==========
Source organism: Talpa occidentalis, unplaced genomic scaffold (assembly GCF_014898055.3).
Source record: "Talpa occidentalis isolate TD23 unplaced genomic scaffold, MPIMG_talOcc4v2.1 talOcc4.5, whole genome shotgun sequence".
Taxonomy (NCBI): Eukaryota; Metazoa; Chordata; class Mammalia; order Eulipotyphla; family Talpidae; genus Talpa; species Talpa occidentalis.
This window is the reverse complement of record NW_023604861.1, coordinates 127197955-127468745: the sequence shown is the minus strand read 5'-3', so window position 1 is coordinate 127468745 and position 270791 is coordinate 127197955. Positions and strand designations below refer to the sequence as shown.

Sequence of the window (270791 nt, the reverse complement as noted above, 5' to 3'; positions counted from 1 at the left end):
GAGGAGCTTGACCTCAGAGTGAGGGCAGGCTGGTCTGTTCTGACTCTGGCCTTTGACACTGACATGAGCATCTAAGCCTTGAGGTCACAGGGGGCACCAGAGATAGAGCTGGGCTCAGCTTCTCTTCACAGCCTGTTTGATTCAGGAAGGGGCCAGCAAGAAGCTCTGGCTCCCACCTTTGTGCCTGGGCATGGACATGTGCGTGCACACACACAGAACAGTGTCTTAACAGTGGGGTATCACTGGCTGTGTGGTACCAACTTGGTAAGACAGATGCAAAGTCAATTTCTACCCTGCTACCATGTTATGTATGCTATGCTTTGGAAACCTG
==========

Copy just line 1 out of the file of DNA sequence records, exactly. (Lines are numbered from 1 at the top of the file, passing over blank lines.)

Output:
Source organism: Talpa occidentalis, unplaced genomic scaffold (assembly GCF_014898055.3).